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soft money

money contributed to a political candidate or party that is not subject to federal regulations. Unabridged
Based on the Random House Dictionary, © Random House, Inc. 2014.
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Examples from the web for soft money
  • Not enough to really sway anyone, but enough to alleviate the need for oodles of soft money.
  • Parties would at first be weakened, compared with outside groups, because so much of their activity depends on soft money.
  • Committee members want testimony at the hearings to influence the legislation, which proposes a ban on soft money.
  • The soft money ban federalizes many activities of national, state and local political parties.
  • State and local party committees' use of soft money.
  • soft money, some argue, is another potential supplement for candidates.
  • soft money represents the unraveling of these three laws.
  • And these types of contributions were called soft money.
  • The figures do not take into account soft money expenditures.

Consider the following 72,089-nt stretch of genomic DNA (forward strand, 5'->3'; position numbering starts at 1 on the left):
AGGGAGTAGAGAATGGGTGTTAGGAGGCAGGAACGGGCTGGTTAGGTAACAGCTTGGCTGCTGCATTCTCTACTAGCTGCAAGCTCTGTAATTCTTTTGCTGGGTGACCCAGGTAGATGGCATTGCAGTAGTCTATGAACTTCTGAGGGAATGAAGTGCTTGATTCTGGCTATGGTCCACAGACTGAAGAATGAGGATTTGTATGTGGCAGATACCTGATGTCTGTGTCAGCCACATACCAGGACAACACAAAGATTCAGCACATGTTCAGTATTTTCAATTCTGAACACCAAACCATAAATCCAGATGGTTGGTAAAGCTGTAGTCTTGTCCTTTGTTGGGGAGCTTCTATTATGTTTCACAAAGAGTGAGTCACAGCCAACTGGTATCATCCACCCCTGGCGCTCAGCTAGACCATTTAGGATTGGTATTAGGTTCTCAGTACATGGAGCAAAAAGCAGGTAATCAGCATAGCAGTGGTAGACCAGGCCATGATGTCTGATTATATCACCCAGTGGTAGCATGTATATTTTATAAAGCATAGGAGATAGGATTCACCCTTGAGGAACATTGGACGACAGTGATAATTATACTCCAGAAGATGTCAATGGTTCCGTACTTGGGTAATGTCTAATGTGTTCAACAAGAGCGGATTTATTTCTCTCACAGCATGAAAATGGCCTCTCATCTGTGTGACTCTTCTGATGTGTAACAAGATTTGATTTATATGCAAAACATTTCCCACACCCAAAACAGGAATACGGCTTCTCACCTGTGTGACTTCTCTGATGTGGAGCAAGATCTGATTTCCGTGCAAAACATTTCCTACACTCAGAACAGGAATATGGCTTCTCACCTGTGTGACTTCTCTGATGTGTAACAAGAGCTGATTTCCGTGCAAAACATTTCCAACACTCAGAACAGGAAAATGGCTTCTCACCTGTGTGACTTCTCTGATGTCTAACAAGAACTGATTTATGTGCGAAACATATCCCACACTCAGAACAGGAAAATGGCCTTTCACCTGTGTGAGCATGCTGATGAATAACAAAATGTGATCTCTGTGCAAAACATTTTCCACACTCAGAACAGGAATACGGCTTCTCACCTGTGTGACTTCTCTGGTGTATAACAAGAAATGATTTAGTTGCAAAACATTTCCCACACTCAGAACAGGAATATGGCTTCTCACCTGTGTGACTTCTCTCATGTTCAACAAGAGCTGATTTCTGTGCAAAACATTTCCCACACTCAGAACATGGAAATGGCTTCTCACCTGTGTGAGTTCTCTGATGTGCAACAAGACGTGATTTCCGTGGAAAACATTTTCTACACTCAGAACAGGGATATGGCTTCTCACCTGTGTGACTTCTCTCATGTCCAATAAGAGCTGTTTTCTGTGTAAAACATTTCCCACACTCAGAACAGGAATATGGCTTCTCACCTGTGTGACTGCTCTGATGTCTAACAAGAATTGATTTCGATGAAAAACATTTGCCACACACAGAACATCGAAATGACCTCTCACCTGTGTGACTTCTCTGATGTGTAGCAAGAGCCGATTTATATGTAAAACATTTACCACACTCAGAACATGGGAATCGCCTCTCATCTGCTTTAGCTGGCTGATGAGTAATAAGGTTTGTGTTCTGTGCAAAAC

• These soft money faculty in particular have little or no teaching responsibilities.
British Dictionary definitions for soft money

soft money

(politics) (in the US) money that can be spent by a political party on grass-roots organization, recruitment, advertising, etc; it must be deposited in a party's non-federal (state-level) bank accounts, and must not be used in connection with presidential or congressional elections Compare hard money
Collins English Dictionary - Complete & Unabridged 2012 Digital Edition
© William Collins Sons & Co. Ltd. 1979, 1986 © HarperCollins
Publishers 1998, 2000, 2003, 2005, 2006, 2007, 2009, 2012
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Slang definitions & phrases for soft money

soft money

noun phrase
  1. Currency that is highly inflated or likely to become less and less valuable: During the first two months of this year, soft money contributions, chiefly from industry, flowed into the coffers of the Republican National Committee (1940+)
  2. Campaign donations that are not regulated by the Federal Election Commission: raising millions of dollars of what is known in election-financing language as ''soft money''/ Clinton is behind in the collection of soft money, funds that are supposed to go for ''party-building activities'' but can make a big difference in a Presidential contest (1980s+ Politics)
  3. Money from research grants, which may run out if the grant is not renewed (1976+ Universities)

[modeled on hard money]

The Dictionary of American Slang, Fourth Edition by Barbara Ann Kipfer, PhD. and Robert L. Chapman, Ph.D.
Copyright (C) 2007 by HarperCollins Publishers.
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